Thin smears were produced from infected blood obtained from mice five days after cohorts of B. turicatae-infected ticks had fed on the animals and spirochetes were visible. Infected O. turicata were cryopreserved at −60°C and 20 µm longitudinal sections were cut using the Lecia CM1850 cryostat (Lecia Microsystems Inc, Buffalo Grove, IL, USA). Thin smears and tick sections were fixed in methanol and acetone for 30 min, respectively, air dried, and incubated in 1× PBS MgCl2 containing 0.75% bovine serum albumin (BSA) for 30 min.

FlaB production was assessed by probing thick smears of cultured bacteria, thin smears of infected blood, and cryosectioned ticks with chicken anti-rFlaB (positive control) diluted 1∶20 followed by Alexa Fluor 568 goat anti-chicken IgY (Life Technologies) diluted 1∶200. To detect BrpA, rabbit anti-rBrpA was diluted 1∶20 followed by Alexa Fluor 488 goat anti-rabbit IgG diluted 1∶200. IF-LSCM was performed with a Zeiss Axiovert 200M microscope (Carl Zeiss Microscopy, Munich, Germany), and images in the red and green channels were assembled using IMARIS imaging software (Andor Technology, Belfast, Ireland).

Proteinase K treatment of B. turicatae

B. turicatae was grown at 22°C to 1×108 spirochetes per ml and treated with proteinase K as previously described [19]. B. turicatae was harvested after 30, 60, 90, and 120 min and a final concentration of 5 mg/ml Phenylmethylsulfonyl fluoride in isopropanol was added to the spirochetes to inhibit proteinase K. Samples were electrophoresed, transferred to PVDF membranes, and membranes were probed with rabbit anti-rBrpA or chicken anti-rFlaB serum as described above. Assays were performed three times.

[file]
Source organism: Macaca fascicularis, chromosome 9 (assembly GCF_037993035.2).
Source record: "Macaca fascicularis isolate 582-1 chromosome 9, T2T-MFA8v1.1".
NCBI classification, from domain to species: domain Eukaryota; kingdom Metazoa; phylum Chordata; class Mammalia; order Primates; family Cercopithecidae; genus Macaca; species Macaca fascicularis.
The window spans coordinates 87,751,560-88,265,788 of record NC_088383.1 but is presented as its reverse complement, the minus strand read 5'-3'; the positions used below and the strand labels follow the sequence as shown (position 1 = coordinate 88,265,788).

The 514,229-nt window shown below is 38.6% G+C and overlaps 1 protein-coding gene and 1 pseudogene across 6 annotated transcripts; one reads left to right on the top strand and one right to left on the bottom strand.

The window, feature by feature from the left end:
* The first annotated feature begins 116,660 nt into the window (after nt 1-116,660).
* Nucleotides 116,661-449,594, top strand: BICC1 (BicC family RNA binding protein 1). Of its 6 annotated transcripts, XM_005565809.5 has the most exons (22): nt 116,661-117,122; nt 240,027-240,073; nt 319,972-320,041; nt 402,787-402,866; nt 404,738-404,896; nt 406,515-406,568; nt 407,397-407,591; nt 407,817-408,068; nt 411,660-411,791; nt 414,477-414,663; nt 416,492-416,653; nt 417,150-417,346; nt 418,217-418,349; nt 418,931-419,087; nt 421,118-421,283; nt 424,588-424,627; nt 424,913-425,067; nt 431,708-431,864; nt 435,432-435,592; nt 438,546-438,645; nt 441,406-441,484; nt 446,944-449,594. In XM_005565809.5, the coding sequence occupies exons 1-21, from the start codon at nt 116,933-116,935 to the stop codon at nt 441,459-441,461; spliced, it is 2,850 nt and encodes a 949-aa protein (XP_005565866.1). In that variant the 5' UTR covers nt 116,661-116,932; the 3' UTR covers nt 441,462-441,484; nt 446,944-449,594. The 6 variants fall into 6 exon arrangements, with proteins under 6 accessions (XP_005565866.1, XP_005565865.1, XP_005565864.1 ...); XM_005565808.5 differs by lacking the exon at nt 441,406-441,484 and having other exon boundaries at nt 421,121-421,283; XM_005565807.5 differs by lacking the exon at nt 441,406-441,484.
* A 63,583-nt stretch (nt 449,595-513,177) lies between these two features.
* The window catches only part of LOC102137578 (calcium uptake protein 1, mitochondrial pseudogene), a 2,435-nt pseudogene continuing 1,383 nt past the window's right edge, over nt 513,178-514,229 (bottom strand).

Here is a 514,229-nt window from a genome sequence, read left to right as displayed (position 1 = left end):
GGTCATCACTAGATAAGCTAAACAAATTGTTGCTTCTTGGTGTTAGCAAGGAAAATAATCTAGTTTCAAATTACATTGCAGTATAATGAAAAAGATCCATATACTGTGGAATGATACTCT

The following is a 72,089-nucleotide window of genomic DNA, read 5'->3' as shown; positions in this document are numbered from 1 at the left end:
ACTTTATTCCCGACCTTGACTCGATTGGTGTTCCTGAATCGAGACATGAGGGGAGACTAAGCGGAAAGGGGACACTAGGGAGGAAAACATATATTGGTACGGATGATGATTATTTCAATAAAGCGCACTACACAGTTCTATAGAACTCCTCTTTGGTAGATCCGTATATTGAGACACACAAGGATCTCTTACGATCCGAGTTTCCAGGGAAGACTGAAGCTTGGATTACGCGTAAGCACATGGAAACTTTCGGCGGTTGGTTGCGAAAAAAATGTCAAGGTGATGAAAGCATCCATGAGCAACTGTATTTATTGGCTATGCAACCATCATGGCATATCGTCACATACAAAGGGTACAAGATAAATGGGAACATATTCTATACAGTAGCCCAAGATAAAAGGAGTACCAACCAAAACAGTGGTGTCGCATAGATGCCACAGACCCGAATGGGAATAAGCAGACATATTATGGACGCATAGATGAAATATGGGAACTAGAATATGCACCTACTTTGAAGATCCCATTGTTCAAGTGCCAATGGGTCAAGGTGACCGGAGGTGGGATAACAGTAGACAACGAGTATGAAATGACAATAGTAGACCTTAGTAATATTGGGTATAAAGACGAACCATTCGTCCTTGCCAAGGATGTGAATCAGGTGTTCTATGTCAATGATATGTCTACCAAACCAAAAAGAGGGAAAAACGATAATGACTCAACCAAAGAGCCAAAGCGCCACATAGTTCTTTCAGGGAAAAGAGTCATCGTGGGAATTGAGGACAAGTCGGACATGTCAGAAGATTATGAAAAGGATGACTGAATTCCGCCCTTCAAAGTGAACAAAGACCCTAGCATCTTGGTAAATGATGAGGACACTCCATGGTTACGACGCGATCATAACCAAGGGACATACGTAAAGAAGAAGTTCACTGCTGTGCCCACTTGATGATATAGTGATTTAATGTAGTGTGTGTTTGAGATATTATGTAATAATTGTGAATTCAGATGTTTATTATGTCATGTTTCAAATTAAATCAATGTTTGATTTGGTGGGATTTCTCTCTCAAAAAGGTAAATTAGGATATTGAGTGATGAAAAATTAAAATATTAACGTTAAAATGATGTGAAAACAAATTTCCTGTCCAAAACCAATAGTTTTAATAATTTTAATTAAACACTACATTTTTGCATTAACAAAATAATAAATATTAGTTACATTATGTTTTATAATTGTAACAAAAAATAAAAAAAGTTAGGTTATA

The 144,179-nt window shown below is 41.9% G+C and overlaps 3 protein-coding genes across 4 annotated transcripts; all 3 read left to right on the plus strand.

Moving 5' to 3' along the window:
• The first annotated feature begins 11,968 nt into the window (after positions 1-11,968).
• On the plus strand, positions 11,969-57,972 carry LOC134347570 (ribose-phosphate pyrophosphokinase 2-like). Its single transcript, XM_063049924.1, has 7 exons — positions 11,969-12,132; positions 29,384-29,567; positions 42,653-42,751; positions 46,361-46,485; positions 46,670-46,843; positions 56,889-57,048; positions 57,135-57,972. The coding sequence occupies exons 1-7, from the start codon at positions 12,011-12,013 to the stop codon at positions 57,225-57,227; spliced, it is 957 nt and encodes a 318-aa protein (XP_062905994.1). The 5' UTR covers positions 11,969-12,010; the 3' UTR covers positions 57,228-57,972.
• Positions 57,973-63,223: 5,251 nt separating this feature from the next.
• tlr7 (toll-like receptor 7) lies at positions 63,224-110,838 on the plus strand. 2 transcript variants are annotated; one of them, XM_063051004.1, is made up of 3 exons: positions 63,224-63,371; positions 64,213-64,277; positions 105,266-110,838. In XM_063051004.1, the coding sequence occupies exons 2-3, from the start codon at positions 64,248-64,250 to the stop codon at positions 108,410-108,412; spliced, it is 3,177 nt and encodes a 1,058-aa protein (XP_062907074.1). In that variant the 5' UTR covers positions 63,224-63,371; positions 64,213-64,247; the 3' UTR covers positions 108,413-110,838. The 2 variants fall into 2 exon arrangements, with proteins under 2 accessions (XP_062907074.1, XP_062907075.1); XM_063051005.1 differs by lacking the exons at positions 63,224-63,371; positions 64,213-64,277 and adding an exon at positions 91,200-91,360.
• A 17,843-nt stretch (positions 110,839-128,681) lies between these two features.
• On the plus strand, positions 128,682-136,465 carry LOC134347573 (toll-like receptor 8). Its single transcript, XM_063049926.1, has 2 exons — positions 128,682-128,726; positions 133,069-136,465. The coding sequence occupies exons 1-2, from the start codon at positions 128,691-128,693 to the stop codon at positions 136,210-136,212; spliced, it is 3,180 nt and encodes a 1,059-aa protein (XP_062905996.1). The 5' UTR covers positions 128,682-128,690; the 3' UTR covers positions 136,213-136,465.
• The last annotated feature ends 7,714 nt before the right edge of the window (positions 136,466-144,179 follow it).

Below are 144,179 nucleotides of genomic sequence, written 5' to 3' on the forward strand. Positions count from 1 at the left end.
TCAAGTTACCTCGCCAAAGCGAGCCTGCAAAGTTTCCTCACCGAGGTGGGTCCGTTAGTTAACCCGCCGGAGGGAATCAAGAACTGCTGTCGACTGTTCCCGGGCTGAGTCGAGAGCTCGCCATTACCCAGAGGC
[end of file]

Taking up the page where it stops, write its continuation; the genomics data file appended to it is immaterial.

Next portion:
Developing a construct for gentamycin resistance

The nucleotide sequence for the Borrelia hermsii flagellar basal body rod protein (flgB) promoter [8] was used to identify homologous sequence in B. turicatae. The B. turicatae flgB promoter was amplified with primers flgB promoter F and flgB promoter R, AgeI and NdeI sites at the 5′ and 3′ end of the amplicon, respectively. The B. turicatae flgB promoter was ligated to the 5′ end of the gentamycin acetyl transferase gene (NCBI accession #: U22104) after digesting the pBhSV-2::flgB gent [8] with AgeI and NdeI, replacing the B. hermsii flgB promoter with the B. turicatae promoter, forming pBhSV-2::Bt PflgB-gent.

Constructing the suicide vector

Primers brpA F (−) 1000 bp and brpA R (+) 1000 bp (Table 1) and the Expand high-fidelity polymerase (Roche, Indianapolis, IN) were used to amplify brpA including 1000 base pairs up- and down-stream of the gene. The amplicon was cloned into the pCR-XL-TOPO plasmid (Life Technologies) and transformed into Top10 E. coli (Life Technologies). NheI and AvrII restriction sites were added onto the 5′ end of primers brpA F del and brpA R del (Table 1), respectively, and brpA was removed from the pCR-XL-TOPO by PCR amplification. PflgB-gent was amplified from pBhSV-2::Bt PflgB-gent using flgB promoter F and gent R SpeI primers (Table 1), adding AvrII and SpeI restriction sites, and cloned into the pCR-XL-TOPO containing brpA flanking DNA, forming the deletion construct.

Transformation of B. turicatae